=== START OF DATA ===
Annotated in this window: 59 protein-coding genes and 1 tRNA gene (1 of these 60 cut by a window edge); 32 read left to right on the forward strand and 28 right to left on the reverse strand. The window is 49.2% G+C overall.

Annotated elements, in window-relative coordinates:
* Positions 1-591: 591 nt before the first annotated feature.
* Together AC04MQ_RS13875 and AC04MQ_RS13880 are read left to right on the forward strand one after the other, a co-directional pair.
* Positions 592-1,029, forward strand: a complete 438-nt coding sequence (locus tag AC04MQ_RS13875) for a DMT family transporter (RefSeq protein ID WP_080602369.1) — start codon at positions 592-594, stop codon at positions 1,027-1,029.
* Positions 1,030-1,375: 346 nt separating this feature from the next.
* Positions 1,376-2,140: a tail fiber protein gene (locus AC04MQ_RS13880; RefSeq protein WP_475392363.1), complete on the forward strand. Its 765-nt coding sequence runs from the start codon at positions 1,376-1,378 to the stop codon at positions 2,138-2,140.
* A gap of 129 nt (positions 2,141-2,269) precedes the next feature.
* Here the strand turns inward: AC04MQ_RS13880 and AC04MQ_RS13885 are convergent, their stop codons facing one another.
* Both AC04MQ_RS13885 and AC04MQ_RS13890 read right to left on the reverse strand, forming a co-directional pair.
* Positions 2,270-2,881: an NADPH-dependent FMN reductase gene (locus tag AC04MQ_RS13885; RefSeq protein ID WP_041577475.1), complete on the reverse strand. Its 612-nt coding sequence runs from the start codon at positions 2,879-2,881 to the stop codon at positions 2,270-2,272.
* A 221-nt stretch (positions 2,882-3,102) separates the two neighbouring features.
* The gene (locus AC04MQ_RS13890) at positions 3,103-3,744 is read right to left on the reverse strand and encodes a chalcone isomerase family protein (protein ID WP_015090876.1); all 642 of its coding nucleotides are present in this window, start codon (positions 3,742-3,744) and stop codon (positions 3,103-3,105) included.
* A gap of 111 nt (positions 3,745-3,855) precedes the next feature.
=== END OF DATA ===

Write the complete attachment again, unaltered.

Annotated in this window: 59 protein-coding genes and 1 tRNA gene (1 of these 60 cut by a window edge); 32 read left to right on the forward strand and 28 right to left on the reverse strand. The window is 49.2% G+C overall.

Annotated elements, in window-relative coordinates:
* Positions 1-591: 591 nt before the first annotated feature.
* Together AC04MQ_RS13875 and AC04MQ_RS13880 are read left to right on the forward strand one after the other, a co-directional pair.
* Positions 592-1,029, forward strand: a complete 438-nt coding sequence (locus tag AC04MQ_RS13875) for a DMT family transporter (RefSeq protein ID WP_080602369.1) — start codon at positions 592-594, stop codon at positions 1,027-1,029.
* Positions 1,030-1,375: 346 nt separating this feature from the next.
* Positions 1,376-2,140: a tail fiber protein gene (locus AC04MQ_RS13880; RefSeq protein WP_475392363.1), complete on the forward strand. Its 765-nt coding sequence runs from the start codon at positions 1,376-1,378 to the stop codon at positions 2,138-2,140.
* A gap of 129 nt (positions 2,141-2,269) precedes the next feature.
* Here the strand turns inward: AC04MQ_RS13880 and AC04MQ_RS13885 are convergent, their stop codons facing one another.
* Both AC04MQ_RS13885 and AC04MQ_RS13890 read right to left on the reverse strand, forming a co-directional pair.
* Positions 2,270-2,881: an NADPH-dependent FMN reductase gene (locus tag AC04MQ_RS13885; RefSeq protein ID WP_041577475.1), complete on the reverse strand. Its 612-nt coding sequence runs from the start codon at positions 2,879-2,881 to the stop codon at positions 2,270-2,272.
* A 221-nt stretch (positions 2,882-3,102) separates the two neighbouring features.
* The gene (locus AC04MQ_RS13890) at positions 3,103-3,744 is read right to left on the reverse strand and encodes a chalcone isomerase family protein (protein ID WP_015090876.1); all 642 of its coding nucleotides are present in this window, start codon (positions 3,742-3,744) and stop codon (positions 3,103-3,105) included.
* A gap of 111 nt (positions 3,745-3,855) precedes the next feature.